First, it explains why systemic bias is so hard to see and solve: it is rooted in the deep structures of logic that underpin culture. These logics come from what the brain naturally does: extract mental representations of the environment in order to successfully deal with it. Logics like take care of the helpless female; teach the aggressive female how to behave, etc. are obviously very old and rooted in practices appropriated by the dominant group (men) that have pervaded and been reified in societal and economic practices across cultures for millennia. This doesn’t justify the bias, but it does explain its historical perniciousness.
It also shows how bias can manifest as would-be compensations for dominant logics. This is behavior opposite to the logic, or (when the logic is undesirable), an idealized strategy for solving it. For example, dealing with ambiguity justifies delegitimizing the dissenter by invoking desired behavior ostensibly designed to be developmental — an indirect, risk-avoidant way to sideline difference. The same phenomenon can be seen in societal behavior, such as a dominant group invoking guilt and shame to try and minimize their own racism and oppression.
Finally, because logics take shape as practices, the only effective way for organizations or societies to change their cultures are to change their practices. Only by changing a group’s formal and informal habits, routines, and processes can the shared neural logics underwriting culture start to change. This is much easier said than done, but it explains the persistence of systemic bias despite years of well-intended efforts to address it. It explains why change is so hard, and why all the diversity and inclusion programs in the world cannot shift culture. Training raises awareness, sure, which is important. But to sustainably change culture requires altering the very practices that reinforce and sustain the logics powering the systemic culture of bias to begin with.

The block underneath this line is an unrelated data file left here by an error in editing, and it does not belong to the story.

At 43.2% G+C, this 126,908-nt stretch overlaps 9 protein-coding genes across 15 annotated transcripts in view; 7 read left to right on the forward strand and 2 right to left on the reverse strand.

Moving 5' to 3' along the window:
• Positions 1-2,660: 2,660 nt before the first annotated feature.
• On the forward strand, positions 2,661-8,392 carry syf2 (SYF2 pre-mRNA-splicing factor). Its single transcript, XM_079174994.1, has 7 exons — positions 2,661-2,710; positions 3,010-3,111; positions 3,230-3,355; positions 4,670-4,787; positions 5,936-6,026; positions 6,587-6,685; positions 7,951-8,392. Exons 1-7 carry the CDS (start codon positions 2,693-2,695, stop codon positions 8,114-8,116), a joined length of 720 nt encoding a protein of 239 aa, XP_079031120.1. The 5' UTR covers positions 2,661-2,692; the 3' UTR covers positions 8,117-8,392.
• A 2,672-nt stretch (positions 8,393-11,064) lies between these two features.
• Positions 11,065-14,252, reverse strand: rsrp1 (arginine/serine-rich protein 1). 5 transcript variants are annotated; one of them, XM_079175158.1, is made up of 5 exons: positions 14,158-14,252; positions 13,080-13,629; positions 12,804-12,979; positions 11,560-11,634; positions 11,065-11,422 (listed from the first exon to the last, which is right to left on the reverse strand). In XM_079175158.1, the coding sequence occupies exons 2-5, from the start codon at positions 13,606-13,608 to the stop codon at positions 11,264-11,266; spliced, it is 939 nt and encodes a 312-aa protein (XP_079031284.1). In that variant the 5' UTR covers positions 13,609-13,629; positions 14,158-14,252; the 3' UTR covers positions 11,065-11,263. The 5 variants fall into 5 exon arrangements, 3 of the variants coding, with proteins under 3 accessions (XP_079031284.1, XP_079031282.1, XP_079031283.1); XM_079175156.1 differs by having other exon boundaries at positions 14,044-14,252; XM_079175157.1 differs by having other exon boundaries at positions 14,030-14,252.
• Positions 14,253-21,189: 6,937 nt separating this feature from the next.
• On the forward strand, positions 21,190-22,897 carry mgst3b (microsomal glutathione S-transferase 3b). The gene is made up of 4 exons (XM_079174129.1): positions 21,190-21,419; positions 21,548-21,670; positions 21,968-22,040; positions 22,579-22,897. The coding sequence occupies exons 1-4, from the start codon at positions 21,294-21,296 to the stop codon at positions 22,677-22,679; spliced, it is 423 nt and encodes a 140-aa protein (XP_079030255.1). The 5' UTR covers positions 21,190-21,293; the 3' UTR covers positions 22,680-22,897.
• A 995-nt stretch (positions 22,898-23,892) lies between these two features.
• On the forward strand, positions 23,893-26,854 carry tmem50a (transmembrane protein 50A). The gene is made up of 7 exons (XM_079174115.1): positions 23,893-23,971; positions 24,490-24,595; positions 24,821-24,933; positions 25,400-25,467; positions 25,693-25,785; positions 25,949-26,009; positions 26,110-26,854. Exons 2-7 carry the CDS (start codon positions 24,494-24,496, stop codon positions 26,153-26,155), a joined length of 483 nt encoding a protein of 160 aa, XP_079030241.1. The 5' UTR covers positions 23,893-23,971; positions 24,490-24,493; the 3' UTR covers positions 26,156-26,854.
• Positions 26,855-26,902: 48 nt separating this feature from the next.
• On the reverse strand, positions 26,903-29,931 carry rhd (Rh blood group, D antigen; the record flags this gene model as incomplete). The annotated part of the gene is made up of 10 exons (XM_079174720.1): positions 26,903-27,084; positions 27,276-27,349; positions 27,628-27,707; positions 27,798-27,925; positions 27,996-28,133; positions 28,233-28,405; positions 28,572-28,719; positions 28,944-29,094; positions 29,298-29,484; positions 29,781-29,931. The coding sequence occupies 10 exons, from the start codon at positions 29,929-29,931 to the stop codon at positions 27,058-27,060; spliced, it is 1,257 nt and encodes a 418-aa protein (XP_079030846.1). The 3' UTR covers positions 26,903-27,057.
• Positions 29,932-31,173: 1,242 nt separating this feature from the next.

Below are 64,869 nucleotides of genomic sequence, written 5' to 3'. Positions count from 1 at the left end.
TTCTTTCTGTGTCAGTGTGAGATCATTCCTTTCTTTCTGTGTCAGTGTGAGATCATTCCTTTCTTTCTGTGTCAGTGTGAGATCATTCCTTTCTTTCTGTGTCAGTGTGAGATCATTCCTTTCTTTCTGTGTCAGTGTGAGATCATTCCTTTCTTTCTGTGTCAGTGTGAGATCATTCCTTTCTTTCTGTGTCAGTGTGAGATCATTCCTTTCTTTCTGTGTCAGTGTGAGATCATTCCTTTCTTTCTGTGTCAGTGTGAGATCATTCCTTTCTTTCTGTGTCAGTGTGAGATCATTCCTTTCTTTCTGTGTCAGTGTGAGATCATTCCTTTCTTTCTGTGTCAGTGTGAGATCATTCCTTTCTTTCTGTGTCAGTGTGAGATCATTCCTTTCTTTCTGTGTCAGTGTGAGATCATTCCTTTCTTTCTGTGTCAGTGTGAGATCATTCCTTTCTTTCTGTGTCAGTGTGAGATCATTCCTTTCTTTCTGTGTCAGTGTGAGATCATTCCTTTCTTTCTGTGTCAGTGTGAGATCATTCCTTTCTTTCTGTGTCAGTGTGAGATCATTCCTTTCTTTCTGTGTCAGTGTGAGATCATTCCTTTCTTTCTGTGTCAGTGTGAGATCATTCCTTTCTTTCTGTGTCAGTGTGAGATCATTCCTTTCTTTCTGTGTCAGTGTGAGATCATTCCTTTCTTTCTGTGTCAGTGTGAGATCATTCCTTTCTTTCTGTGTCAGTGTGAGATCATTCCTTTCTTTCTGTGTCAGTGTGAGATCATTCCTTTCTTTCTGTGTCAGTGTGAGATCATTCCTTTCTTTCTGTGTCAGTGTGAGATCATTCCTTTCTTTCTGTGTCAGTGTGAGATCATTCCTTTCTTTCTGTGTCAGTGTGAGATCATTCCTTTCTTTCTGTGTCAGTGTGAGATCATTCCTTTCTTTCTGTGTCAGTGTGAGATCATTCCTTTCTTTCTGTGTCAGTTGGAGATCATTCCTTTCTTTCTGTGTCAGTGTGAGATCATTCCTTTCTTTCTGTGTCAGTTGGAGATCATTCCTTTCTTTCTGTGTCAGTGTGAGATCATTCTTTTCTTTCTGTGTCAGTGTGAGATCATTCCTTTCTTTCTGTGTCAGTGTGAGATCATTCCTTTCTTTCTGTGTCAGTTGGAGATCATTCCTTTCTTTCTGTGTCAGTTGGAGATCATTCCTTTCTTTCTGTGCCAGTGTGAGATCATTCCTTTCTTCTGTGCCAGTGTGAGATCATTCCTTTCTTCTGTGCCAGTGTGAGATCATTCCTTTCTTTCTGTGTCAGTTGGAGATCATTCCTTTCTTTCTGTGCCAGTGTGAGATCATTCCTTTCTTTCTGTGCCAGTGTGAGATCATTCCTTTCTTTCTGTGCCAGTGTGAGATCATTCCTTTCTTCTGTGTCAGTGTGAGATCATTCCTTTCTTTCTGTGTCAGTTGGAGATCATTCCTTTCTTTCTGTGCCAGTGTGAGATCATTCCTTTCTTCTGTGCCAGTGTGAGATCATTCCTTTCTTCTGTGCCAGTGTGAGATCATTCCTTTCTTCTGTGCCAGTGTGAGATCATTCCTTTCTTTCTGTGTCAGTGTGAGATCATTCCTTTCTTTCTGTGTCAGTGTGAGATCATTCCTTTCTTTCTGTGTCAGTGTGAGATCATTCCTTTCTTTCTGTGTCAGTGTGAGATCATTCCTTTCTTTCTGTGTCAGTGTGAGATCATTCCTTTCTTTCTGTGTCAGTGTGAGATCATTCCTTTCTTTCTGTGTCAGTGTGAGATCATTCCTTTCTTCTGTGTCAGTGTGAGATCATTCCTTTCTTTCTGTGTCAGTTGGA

About The Author:
David G. White Jr, PhD, is a partner and co-founder of Ontos Global, and a cognitive anthropologist focusing on new approaches to organizational culture and change based on the emerging science of the cultural mind. Along with partner and co-founder Lisa J. Koss and their associates around the world, Ontos Global helps organizations manage and sustain transformation, working with companies such as ITT, Fidelity Investments, Pratt & Whitney, and CVS. Prior to Ontos he held positions at Microsoft, Mercer HR Consulting, and Lotus Development (IBM). He’s also a professional jazz guitarist and composer. His new book is Disrupting Corporate Culture: How Cognitive Science Alters Accepted Beliefs About Culture and Culture Change and Its Impact on Leaders and Change Agents (Taylor & Francis, July 2020). Learn more at ontosglobal.com/team/david-white